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Professor Jenni Case launches book

1 Jul 2014 - 16:30

Kevin Williams from the UCT Centre for Higher Education Development (left) and Delia Marshall from the Physics Department at UWC(right) supported Jenni and played a big role in the writing of her book.

On 12 November the Centre for Research in Engineering Education (CREE) celebrated the launch of Professor Jenni Case’s book Researching Learning in Higher Education: A Social Realist Approach. In her welcome, Dr Kate Le Roux, the Director of CREE, said, “Jenni has given CREE so many reasons to celebrate – from her NRF President’s award, Distinguished Teacher’s Award, her inaugural lecture and now her book, which is the first book publication coming out of CREE.” She added that education researchers often struggle to make their work count, but to have Jenni, who is an excellent teacher and researcher, make engineering education her academic career, is a huge boost for work done in this area.

In 1996, Jenni was appointed to the academic development post in the Department of Chemical Engineering at UCT and shortly thereafter she started her PhD, originally located in the science/engineering educational literature but Jenni found herself quickly drawn to higher education and student learning research. Over the years, Jenni’s research took her along many paths including succession of smart PhDs who drew her in a range of directions, including a social turn, a linguistic turn, and a collaboration with colleagues at Rhodes University.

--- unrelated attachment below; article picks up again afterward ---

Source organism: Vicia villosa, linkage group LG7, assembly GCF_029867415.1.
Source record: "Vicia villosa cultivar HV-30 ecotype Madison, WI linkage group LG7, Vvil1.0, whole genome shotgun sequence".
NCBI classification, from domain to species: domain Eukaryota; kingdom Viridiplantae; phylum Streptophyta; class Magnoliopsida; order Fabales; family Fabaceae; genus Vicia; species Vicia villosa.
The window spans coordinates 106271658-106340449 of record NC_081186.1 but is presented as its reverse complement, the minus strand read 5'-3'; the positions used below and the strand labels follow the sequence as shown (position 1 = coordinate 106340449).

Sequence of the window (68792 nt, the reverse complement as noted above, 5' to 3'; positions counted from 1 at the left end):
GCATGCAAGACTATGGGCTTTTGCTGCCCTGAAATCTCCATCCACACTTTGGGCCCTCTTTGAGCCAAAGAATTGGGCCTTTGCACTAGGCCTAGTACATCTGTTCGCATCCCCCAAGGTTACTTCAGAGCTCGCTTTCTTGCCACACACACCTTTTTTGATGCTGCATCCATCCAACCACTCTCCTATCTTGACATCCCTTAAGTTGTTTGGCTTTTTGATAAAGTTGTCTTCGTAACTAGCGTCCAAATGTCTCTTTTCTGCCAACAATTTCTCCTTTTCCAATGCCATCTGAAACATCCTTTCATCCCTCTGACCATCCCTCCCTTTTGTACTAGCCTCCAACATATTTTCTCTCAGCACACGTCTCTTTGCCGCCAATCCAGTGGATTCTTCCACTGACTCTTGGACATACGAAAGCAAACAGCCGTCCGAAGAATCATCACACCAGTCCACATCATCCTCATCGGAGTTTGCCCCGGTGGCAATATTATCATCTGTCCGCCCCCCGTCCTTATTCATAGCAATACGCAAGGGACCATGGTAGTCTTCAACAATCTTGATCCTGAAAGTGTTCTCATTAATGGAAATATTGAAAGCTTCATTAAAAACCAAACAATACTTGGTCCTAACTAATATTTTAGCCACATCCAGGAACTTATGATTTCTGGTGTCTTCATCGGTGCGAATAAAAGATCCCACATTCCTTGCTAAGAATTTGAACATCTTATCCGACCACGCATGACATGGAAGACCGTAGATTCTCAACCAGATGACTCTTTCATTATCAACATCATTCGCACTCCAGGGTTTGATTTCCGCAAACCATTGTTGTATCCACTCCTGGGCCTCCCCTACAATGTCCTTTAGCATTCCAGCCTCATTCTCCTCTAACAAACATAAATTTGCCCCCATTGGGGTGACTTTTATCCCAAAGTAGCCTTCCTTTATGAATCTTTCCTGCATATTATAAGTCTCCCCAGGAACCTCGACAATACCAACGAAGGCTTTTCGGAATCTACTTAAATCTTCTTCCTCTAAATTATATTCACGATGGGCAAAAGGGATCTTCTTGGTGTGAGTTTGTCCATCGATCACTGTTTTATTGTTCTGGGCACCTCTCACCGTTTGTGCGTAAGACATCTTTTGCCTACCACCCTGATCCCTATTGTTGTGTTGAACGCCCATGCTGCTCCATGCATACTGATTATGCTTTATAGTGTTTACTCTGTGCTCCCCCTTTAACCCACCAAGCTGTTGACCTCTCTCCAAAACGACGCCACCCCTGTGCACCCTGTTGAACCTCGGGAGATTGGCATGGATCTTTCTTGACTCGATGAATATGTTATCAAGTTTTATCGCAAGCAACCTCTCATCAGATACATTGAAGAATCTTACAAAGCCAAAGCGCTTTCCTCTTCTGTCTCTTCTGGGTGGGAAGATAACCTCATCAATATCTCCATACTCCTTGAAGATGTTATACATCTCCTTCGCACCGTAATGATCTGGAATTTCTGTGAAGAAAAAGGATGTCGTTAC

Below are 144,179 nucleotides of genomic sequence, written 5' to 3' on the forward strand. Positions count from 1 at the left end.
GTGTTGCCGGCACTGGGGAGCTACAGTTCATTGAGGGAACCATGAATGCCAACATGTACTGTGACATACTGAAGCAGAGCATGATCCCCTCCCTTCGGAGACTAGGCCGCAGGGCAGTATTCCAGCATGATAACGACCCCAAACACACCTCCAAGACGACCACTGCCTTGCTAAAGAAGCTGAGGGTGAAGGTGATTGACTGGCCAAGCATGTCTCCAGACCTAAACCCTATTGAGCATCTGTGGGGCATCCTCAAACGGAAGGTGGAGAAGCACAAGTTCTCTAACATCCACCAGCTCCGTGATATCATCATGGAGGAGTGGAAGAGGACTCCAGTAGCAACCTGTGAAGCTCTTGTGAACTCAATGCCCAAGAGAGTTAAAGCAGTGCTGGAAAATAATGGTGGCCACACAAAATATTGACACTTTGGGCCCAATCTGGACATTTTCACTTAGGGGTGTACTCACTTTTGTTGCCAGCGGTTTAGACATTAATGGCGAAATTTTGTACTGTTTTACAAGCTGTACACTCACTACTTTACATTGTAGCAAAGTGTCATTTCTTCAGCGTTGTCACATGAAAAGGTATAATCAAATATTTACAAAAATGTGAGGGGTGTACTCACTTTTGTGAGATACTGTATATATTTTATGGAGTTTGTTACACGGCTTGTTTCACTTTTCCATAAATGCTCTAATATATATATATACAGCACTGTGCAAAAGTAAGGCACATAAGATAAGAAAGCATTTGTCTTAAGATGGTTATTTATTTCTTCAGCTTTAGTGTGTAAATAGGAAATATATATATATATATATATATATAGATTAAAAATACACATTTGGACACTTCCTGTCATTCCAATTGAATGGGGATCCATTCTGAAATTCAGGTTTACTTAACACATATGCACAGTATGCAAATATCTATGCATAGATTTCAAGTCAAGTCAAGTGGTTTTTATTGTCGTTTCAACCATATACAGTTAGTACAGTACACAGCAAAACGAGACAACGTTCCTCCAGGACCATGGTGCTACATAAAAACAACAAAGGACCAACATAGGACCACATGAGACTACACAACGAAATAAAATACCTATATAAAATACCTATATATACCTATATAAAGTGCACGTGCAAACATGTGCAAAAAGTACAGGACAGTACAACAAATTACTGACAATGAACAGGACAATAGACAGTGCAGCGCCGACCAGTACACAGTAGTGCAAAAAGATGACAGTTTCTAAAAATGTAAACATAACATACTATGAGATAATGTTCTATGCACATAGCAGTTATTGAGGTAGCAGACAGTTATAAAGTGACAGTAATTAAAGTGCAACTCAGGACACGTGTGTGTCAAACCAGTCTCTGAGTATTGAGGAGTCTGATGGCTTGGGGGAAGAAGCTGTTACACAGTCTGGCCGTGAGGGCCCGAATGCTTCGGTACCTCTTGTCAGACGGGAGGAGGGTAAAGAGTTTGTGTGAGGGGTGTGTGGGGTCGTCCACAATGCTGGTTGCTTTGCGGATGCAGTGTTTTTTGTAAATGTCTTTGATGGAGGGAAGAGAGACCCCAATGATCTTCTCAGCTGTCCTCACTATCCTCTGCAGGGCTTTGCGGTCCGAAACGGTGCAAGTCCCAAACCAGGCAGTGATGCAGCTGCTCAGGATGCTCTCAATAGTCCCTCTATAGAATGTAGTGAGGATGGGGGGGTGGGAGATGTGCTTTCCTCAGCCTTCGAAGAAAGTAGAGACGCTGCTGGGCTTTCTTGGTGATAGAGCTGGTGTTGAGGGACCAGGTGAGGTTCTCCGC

Jenni had this idea about writing a book and was pondering what to write on when she was awarded a five-month Harvard Mandela Mellon Fellowship. She realised that time was going to be very short and that she would need to write something that was immediately at hand, issues with which she had already been grappling. The heart of the book is the research project and the time she spent in the third year class about a decade ago, focusing here on 14 student narrative. The research project was very significant, and gave her the opportunity to develop a complex and compelling picture of engineering education in South Africa.

At the end of the five months, she was at the ‘between the covers stages.’ She returned to UCT and her academic teaching before finding a few weeks at the end of the year to do the rework. A proof reading was done by her mother, Glynne Case, and before long the book was published by Routledge.

The book develops a novel set of proposals for potential ways forward in improving student learning in higher education.